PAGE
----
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Civil Liberties

The State of the Unions Under Trump

Two years ago, deeply conservative billionaires and anti-union activists were on the cusp of a Holy Grail moment when they were stymied by the sudden death of Supreme Court Justice Antonin Scalia. Scalia would have been the fifth vote in a case that would have dealt a crushing blow to public sector unions, a primary target of the right-wing movement. Instead in a major victory for unions, Friedrichs v. California Teachers Association ended up in a 4-4 tie. However, the setback was momentary because a new case is echoing in the Court’s chambers—a case that exposes the links between billionaires, conservatives and the highest court in the land.

The Court recently heard oral arguments in Janus v. AFSCME, which is a copycat case of Friedrichs and simply the one that percolated first to the high court among at least 18 similar cases lounging in other courts. All these cases seek to undo a long-standing legal principle: When unions engage in collective bargaining, they are required to represent everyone in a workplace, even if an individual worker chooses not to join the union. For those who choose not to join the union, they pay “fair share” fees, also known as “agency fees,” to cover the basic costs that the union incurs in the process of bargaining. Then, after a deal is reached, those fees help pay for work the union does to enforce the contract terms. A grievance, for example, can cost tens of thousands of dollars to defend.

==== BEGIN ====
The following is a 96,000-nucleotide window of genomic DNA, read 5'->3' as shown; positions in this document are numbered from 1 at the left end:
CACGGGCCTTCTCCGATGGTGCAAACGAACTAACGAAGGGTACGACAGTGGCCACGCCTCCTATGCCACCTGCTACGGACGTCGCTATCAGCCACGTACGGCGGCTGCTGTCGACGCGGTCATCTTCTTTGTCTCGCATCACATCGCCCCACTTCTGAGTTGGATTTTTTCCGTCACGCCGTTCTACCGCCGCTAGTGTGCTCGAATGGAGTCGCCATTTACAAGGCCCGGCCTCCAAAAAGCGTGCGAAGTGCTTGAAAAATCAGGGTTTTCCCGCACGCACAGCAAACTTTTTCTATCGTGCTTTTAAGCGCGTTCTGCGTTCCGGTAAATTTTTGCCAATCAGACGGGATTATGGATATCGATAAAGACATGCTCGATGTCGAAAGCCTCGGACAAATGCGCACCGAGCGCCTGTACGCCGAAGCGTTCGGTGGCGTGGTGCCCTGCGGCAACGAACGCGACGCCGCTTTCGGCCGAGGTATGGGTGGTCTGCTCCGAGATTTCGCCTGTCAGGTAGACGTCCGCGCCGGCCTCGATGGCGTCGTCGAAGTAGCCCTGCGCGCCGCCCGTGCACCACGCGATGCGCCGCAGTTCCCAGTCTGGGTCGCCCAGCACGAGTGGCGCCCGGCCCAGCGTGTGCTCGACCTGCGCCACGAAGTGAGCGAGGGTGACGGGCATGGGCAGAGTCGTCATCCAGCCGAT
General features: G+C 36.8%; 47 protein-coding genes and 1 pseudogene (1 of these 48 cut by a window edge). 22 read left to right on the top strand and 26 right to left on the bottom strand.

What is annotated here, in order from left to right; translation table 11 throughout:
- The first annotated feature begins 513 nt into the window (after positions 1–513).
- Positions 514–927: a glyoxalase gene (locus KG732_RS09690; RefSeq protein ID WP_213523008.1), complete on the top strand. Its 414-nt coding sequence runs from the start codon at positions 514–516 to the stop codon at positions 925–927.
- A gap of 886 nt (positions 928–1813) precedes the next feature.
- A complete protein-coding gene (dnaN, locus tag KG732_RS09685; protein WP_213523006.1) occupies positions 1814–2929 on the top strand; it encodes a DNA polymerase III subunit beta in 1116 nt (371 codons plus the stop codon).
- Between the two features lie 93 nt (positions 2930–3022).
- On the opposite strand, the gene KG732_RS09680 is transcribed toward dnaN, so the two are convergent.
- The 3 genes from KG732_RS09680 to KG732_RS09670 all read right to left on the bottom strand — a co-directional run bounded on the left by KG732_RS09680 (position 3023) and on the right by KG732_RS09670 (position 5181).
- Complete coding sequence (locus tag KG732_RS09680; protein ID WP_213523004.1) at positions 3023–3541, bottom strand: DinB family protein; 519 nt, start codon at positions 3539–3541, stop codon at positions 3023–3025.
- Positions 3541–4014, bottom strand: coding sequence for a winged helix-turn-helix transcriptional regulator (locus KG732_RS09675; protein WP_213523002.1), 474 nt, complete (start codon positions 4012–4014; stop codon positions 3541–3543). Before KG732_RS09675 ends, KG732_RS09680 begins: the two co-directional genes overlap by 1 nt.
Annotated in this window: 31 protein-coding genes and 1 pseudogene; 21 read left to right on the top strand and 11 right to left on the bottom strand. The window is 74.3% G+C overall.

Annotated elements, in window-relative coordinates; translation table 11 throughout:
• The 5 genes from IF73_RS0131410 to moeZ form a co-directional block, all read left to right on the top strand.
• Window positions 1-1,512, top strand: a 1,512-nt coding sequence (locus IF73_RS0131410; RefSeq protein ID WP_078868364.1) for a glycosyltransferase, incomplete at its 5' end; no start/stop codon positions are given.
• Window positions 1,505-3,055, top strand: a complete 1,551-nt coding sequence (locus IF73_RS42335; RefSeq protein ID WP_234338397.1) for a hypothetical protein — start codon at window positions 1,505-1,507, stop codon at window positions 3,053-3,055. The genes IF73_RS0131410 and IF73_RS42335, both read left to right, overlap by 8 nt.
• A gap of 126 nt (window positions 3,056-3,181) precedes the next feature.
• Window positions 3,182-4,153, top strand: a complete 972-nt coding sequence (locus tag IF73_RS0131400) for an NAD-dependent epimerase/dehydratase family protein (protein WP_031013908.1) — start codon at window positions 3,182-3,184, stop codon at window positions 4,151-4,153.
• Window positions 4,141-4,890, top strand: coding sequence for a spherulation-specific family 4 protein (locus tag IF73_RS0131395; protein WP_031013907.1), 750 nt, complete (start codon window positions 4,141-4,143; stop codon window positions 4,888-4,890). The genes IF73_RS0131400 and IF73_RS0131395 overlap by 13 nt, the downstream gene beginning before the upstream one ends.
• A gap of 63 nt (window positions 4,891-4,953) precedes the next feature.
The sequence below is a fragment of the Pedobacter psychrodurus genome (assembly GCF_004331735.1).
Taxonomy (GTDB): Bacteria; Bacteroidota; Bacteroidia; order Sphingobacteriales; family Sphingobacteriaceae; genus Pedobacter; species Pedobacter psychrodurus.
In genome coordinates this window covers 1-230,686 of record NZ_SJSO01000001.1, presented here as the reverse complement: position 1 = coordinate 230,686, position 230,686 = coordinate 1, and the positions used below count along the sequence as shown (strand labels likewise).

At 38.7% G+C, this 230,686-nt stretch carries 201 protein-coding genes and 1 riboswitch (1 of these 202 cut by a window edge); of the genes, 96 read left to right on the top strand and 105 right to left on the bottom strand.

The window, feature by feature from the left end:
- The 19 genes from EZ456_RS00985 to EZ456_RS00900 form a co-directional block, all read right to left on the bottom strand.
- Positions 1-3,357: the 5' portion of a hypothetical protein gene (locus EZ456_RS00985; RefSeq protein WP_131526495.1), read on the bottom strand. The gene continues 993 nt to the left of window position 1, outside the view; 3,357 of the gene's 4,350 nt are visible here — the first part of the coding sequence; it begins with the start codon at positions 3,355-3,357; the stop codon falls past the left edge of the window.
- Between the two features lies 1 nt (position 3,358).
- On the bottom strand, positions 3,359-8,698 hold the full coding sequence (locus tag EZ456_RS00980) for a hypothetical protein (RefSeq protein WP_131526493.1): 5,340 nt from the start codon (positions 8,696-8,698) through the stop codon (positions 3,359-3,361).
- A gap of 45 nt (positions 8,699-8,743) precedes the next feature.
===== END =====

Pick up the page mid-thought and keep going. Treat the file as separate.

The principle of collecting “fair share” fees has been challenged before, but upheld for decades. In fact, more than 40 years ago, the Supreme Court unanimously concluded in Abood v. Detroit Board of Education that fair share fees could be collected from public-sector workers. The court held that the state had a legitimate interest in safeguarding collective bargaining by preventing “free riders”—people who would, by human nature, be happy to get for free the benefits of better wages won in a negotiated settlement. In those days, the Supreme Court and most of the country’s political class generally accepted collective bargaining as a stabilizing force, a process that maintained order and allowed employers certainty in financial planning.

What has changed? As a recent deep-dive investigation by the Economic Policy Institute shows, the raft of “fair share” cases aren’t bubbling up as an outcome of populist, grassroots initiatives. Instead, the anti-union assault is part of a strategic plan by conservative anti-union zealots who have spawned a network of institutions funded by a handful of extremely wealthy people.  

When union power declines, there’s an increase in wealth inequality. The rich get richer as unions get weaker.